Reconciling literature and adaptations
While I’m the first to admit I can be a bit snobby when it comes to adaptations of books into media, books involving zombies and vampires are the ones that drive me the most demented when made. The less said about World War Z, the better, but when it comes to I am Legend, I do feel that people are going to encounter the movie (which was a perfectly adequate action flick) and miss out on some of the best storytelling in subtle, chilling horror that actually kinda talks about a mental health state many of us could probably sympathise with. (spoiler alert – if you’re on a mandantory lockdown/stay order due to CoronaVirus (Sars-CoV-19), you may want to save reading the book until later.)
Does it matter if literature is true to the source material?
Honestly? I think many people would say no. Me. I’ve got a thing about Linguistics, and accuracy and all sorts.
However, if you look over the superficial changes (and some casting and not so superficial ones, but I’m not talking about that in this post) to the characters and some of the situations, and well, some of the stuff that actually happens (in the book, the zombie/vampires are intelligent, Frank’s immunity sorta has a kind of explanation etc.) the basic core of the important tropes in the storyline – what makes us human, survival, mental health…all of it, you kinda get that in the book and in the movie.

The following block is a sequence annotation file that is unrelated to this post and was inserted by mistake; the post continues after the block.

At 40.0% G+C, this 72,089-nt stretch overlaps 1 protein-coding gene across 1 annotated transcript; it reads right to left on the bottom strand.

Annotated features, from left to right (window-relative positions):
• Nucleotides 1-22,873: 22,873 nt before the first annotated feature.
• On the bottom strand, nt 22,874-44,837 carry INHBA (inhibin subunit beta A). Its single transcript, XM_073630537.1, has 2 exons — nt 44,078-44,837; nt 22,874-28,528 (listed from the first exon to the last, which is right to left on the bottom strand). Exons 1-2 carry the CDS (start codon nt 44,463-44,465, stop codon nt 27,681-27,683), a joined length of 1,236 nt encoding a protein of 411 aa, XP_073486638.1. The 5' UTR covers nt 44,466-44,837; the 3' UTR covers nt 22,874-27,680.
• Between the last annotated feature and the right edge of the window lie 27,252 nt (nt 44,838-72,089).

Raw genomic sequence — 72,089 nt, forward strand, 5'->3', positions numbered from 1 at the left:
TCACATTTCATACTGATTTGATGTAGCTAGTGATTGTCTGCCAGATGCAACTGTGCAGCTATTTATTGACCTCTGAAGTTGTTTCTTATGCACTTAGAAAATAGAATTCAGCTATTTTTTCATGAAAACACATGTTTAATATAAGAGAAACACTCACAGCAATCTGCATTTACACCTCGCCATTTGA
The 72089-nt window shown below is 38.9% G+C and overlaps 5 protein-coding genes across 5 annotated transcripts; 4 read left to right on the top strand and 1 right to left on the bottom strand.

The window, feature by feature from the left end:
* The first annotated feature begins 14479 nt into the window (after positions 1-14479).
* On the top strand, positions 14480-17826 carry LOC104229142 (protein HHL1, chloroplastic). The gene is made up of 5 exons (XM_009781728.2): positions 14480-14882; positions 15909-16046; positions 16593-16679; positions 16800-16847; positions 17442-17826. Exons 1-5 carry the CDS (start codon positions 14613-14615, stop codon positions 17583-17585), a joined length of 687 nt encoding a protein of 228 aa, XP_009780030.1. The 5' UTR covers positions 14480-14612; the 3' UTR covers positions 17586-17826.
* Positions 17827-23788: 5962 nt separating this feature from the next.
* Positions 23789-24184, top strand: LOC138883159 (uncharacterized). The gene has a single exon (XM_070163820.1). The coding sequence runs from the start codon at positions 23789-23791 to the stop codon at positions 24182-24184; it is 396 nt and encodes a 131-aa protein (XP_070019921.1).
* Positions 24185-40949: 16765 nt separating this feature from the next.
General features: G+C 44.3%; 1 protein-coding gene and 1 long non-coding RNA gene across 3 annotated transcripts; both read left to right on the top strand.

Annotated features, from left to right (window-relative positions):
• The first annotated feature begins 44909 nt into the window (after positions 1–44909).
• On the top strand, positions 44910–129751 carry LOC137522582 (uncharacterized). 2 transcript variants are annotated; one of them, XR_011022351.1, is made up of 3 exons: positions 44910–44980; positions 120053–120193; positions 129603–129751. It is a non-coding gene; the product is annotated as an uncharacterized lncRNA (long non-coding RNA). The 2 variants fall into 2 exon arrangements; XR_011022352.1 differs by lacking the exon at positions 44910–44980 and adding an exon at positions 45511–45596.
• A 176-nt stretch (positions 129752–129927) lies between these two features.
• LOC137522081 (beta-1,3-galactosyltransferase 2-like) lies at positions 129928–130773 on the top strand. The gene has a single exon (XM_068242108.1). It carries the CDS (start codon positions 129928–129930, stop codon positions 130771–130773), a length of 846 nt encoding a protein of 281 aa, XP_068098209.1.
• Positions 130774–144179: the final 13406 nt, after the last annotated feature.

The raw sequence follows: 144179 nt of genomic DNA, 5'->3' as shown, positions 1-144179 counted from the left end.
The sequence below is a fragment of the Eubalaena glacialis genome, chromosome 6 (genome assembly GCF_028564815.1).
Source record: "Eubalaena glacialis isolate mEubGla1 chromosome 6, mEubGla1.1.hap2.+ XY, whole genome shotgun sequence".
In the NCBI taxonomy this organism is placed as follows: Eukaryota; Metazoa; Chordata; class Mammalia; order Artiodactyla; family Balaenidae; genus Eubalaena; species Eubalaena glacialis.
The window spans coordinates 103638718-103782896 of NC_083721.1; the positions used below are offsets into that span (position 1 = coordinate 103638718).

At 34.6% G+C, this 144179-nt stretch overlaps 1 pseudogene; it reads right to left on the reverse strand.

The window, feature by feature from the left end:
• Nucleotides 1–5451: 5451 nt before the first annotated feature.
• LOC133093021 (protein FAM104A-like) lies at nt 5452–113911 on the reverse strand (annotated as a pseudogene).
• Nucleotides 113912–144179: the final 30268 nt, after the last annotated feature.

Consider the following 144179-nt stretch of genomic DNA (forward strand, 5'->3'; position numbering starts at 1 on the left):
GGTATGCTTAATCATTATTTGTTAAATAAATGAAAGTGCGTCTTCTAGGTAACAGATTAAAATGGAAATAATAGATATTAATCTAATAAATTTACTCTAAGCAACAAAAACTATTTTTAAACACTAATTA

And while there are tonnes of faults in I am Legend’s movie adaptation, there are some bright spots too.
Mental health in fiction
In any kind of fiction, is important – and that’s why the superficial and not so superficial differences of I am Legend aren’t as important to me as the realistic depiction of the various different mental health issues that are honestly addressed in the book and movie. Which is why the whole thing needs trigger warnings of all kinds – from the suicidal behaviour of Frank to the fact that he sets up mannequins all over the place so he doesn’t feel alone. What he does to save the woman and child he comes across, all of it. But it shows a tonne of issues that we rarely see addressed in fiction – there’s some of it in World War Z, but in the older books, there’s less of this nuance, I think. And it’s missing, I feel, from books now. So, when talking about I am Legend, I think about everything from how the story was modernized, to how difficult it is to adequately address mental health in novels, and other places, and how we need more of that, and most of all, is that the world needs to look at what we’d do if something happened.
So I guess it is kinda important now.
What do you think?